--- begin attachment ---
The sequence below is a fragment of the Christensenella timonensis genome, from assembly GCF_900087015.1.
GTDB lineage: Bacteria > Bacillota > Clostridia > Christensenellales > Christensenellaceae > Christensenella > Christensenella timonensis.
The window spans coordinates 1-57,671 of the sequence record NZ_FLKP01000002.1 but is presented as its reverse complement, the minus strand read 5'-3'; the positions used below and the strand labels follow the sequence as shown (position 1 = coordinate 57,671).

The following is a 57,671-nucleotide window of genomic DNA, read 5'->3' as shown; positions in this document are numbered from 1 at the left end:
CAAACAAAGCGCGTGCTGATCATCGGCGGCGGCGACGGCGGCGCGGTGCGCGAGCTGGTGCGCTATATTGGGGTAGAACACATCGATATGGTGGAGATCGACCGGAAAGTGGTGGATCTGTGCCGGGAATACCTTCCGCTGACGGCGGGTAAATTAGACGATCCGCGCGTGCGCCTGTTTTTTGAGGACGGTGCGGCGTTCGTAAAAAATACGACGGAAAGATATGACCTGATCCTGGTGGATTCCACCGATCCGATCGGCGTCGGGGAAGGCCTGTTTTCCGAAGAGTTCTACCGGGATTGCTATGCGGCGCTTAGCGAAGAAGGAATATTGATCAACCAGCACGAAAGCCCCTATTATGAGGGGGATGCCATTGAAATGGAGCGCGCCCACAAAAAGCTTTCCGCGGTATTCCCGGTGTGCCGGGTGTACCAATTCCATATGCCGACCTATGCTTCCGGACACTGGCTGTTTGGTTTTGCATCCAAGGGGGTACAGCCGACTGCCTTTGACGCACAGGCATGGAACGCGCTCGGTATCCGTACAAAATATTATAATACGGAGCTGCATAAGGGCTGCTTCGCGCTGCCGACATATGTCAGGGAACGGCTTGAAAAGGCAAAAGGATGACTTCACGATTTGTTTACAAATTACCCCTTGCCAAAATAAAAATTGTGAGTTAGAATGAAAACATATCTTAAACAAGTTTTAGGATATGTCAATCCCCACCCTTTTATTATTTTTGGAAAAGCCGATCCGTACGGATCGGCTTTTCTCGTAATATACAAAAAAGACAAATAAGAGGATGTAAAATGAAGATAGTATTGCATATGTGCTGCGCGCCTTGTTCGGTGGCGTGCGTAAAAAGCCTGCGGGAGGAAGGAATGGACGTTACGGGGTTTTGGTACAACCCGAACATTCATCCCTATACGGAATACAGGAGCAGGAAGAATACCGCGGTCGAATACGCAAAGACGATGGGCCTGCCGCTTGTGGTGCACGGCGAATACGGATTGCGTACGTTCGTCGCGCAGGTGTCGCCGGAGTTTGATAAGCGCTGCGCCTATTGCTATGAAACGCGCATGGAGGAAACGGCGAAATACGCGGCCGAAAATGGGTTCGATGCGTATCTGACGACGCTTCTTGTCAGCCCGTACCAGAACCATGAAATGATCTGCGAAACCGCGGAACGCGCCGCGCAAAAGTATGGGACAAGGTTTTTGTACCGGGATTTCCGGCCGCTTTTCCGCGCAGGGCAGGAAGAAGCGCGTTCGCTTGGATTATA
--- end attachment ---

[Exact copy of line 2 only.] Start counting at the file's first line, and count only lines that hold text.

GTDB lineage: Bacteria > Bacillota > Clostridia > Christensenellales > Christensenellaceae > Christensenella > Christensenella timonensis.